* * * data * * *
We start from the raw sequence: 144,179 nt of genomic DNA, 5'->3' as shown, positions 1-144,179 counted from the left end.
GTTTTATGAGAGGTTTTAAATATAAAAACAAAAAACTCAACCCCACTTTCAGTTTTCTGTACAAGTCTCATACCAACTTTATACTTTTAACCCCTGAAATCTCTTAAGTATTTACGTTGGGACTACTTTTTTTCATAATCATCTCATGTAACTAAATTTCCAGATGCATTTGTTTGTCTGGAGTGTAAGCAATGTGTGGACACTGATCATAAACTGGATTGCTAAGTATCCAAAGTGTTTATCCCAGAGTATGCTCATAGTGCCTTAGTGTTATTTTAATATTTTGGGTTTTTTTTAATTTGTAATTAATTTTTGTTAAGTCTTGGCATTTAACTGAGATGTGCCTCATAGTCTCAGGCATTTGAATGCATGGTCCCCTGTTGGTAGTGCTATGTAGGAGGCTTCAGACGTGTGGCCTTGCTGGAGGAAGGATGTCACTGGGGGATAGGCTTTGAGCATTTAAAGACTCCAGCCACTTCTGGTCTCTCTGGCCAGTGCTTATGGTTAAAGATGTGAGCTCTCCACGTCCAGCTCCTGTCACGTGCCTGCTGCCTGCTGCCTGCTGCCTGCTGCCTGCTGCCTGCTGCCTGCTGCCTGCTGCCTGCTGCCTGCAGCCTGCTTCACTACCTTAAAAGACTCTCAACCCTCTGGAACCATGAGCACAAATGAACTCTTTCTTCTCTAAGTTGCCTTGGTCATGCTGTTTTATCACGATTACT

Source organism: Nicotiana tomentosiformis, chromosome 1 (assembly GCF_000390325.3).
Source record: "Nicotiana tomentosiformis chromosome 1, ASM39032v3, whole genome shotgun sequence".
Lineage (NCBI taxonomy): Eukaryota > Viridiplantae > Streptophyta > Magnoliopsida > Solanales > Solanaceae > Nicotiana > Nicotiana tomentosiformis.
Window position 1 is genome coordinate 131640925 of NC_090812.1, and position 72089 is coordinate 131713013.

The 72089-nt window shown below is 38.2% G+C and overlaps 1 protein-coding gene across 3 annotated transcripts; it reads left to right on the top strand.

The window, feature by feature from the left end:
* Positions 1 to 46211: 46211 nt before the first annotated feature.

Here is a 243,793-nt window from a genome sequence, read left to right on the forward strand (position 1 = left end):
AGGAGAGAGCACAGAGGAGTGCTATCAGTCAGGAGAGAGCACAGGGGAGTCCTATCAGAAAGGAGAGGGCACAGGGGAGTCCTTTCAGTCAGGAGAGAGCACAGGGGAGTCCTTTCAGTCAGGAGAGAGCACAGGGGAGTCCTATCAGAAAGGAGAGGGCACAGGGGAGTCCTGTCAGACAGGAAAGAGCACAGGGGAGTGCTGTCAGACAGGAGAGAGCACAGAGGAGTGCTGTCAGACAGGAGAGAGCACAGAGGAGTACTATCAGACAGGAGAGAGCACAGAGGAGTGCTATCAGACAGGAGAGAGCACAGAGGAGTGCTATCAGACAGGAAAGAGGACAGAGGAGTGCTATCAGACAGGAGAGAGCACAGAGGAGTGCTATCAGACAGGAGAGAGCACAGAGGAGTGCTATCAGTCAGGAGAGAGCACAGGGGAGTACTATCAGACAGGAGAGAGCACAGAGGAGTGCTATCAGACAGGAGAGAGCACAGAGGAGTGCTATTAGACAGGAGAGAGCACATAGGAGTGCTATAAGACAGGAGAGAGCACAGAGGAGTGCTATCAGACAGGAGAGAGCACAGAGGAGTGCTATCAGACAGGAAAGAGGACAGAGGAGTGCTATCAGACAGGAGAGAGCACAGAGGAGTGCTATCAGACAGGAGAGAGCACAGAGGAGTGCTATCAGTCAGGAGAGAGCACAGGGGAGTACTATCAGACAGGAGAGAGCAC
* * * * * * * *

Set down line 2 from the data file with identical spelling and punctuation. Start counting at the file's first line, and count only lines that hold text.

GTTTTATGAGAGGTTTTAAATATAAAAACAAAAAACTCAACCCCACTTTCAGTTTTCTGTACAAGTCTCATACCAACTTTATACTTTTAACCCCTGAAATCTCTTAAGTATTTACGTTGGGACTACTTTTTTTCATAATCATCTCATGTAACTAAATTTCCAGATGCATTTGTTTGTCTGGAGTGTAAGCAATGTGTGGACACTGATCATAAACTGGATTGCTAAGTATCCAAAGTGTTTATCCCAGAGTATGCTCATAGTGCCTTAGTGTTATTTTAATATTTTGGGTTTTTTTTAATTTGTAATTAATTTTTGTTAAGTCTTGGCATTTAACTGAGATGTGCCTCATAGTCTCAGGCATTTGAATGCATGGTCCCCTGTTGGTAGTGCTATGTAGGAGGCTTCAGACGTGTGGCCTTGCTGGAGGAAGGATGTCACTGGGGGATAGGCTTTGAGCATTTAAAGACTCCAGCCACTTCTGGTCTCTCTGGCCAGTGCTTATGGTTAAAGATGTGAGCTCTCCACGTCCAGCTCCTGTCACGTGCCTGCTGCCTGCTGCCTGCTGCCTGCTGCCTGCTGCCTGCTGCCTGCTGCCTGCTGCCTGCTGCCTGCAGCCTGCTTCACTACCTTAAAAGACTCTCAACCCTCTGGAACCATGAGCACAAATGAACTCTTTCTTCTCTAAGTTGCCTTGGTCATGCTGTTTTATCACGATTACT